6 credits towards the Certificate in Classical Architecture (Proportion) | 6 AIA CES Learning Units|Elective
This course provides a fundamental introduction to architectural proportion, with an emphasis on the art of geometric proportion. Students will learn design techniques for achieving well-proportioned spatial compositions, practice drawing, and study the congruous proportions of famous architects in the classical tradition such as Andrea Palladio and Thomas Jefferson. The course includes: an introduction to the value of proportion and the experience of drawing with a compass and rule; useful definitions and theorems; step-by-step instructions for drawing geometric constructions and elementary √2, √3, and golden mean systems of proportion; techniques for composing spaces harmonically; analyses demonstrating the appearance of incommensurable proportions in the human anatomy, the natural world, and works of design and architecture.
- 8.5″ x 11″ to 11″ x 14″ unlined drawing paper
- Drawing pencils (HB, H or F weight)
- Red and/or blue colored pencils
- Tracing paper (12″ roll)
- 6” bow compass and extra leads
- Dividers (optional)
- 12″ straightedge
- Drafting tape or dots
- Lead pointer or sandpaper block or small piece of fine sandpaper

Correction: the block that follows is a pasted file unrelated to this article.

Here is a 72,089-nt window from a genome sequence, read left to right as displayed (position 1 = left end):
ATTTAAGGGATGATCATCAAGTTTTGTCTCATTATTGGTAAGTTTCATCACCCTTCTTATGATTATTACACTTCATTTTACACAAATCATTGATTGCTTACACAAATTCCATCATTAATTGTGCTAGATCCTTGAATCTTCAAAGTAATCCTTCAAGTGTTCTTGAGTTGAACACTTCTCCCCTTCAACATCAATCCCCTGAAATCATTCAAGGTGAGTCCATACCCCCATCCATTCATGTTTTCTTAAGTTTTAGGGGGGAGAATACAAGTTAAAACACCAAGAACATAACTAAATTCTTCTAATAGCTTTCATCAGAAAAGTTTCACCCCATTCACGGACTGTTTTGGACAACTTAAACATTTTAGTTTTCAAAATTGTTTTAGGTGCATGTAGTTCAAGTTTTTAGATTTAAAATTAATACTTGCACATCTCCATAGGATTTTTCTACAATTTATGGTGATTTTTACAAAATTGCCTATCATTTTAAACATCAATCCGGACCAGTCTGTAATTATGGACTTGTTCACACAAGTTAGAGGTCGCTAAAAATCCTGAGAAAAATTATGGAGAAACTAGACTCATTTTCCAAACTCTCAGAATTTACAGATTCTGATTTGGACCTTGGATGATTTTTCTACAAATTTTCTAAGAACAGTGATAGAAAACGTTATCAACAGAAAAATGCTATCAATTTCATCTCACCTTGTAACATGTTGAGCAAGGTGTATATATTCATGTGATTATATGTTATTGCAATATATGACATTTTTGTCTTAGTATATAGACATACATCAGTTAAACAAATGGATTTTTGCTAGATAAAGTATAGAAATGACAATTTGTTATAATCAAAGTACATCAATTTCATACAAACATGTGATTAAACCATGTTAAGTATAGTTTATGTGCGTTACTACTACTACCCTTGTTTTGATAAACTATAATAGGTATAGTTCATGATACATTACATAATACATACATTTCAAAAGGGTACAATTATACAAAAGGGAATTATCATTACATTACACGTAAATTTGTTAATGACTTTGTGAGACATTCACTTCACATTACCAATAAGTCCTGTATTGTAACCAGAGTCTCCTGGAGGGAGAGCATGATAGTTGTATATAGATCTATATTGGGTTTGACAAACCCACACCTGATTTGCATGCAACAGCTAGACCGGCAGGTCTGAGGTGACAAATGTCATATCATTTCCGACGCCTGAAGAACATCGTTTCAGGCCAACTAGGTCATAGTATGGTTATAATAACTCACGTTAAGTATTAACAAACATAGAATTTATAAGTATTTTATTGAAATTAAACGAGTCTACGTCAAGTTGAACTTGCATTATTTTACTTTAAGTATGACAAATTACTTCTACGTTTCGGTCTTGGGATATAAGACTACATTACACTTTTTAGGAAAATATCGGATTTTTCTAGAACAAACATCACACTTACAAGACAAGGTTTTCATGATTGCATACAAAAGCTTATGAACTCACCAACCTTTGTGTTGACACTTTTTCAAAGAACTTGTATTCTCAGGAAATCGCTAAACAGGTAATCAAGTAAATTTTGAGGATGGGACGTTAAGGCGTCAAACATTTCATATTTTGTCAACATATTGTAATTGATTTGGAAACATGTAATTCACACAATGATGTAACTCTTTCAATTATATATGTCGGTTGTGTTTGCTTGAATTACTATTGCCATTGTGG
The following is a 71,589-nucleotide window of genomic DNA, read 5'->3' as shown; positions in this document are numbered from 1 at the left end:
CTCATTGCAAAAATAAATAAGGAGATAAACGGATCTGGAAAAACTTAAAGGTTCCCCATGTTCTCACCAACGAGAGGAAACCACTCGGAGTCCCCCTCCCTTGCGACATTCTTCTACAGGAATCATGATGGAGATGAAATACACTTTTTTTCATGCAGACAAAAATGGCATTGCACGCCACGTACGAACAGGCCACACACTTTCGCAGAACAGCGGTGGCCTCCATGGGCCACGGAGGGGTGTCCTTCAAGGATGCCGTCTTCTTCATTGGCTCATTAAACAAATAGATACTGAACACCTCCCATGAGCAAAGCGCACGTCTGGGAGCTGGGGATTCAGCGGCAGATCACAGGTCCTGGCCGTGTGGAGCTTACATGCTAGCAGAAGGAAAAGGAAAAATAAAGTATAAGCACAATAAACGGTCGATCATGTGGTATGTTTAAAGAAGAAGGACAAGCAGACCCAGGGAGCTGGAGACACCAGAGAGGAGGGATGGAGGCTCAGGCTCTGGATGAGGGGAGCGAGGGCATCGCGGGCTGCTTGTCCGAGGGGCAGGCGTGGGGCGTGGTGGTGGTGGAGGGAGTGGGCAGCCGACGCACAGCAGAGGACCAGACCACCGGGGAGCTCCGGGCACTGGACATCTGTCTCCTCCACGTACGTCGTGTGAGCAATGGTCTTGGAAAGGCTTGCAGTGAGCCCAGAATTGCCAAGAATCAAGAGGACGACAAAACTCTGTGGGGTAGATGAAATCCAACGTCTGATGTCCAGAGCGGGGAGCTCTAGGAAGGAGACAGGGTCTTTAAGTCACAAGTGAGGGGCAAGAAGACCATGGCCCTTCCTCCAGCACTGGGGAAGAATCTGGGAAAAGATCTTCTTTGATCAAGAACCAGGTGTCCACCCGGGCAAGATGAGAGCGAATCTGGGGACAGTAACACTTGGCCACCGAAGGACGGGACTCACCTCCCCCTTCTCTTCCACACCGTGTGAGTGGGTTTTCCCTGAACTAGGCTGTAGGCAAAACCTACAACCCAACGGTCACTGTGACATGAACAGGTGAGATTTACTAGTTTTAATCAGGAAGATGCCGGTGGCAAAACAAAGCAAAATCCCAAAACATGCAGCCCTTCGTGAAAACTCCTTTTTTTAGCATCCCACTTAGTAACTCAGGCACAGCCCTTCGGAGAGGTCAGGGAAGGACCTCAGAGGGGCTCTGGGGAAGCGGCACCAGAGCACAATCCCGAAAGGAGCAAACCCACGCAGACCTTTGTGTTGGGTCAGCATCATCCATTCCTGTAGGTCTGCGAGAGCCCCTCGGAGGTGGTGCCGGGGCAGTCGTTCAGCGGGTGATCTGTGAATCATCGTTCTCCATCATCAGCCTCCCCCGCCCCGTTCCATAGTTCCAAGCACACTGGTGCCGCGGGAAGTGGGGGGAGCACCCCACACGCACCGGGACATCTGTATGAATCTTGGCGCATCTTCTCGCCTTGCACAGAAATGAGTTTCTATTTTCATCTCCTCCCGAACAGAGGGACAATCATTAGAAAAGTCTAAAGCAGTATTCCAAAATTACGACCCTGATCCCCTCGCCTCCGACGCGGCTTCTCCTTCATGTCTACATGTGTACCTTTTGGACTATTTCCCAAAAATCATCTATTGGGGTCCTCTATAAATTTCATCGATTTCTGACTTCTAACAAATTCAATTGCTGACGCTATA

- Pencil sharpener
- The instructor will provide a foundational knowledge of the elements of geometric systems of proportions, including basic definitions, theorems, and techniques.
- Students will be able to execute basic drawing fundaments (how to draw a perpendicular line, how to find a midpoint) with a compass and rule.
- By the end of the course, students will be able to produce 9 x 12” drawings and spatial compositions with compass and rule that demonstrate elementary geometric proportional systems based on incommensurable √2, √3, and golden mean ratios.
- Students will have observed the application of √2, √3, and golden mean systems of proportion in examples of nature, the human anatomy, and classical architecture on which to build a broader understanding of geometric proportional systems and their application to design and architecture.
Rachel Fletcher is the author of Infinite Measure: Learning to Design in Geometric Harmony with Art, Architecture, and Nature and Harmony by Design: The Golden Mean. Her work as a theatrical designer led to her deeper study into the principles of geometric proportion as a design system, resulting in an International Center for Jefferson Studies Fellowship Award to study geometric proportions in Thomas Jefferson’s architecture, as well as a post for ten years as contributing editor to the Nexus Network Journal of Architecture and Mathematics. Fletcher is a faculty member of the New York School of Interior Design and teaches for the Institute of Classical Architecture & Art. A resident of Great Barrington, MA, she is the founding director of the town’s Housatonic River Walk.
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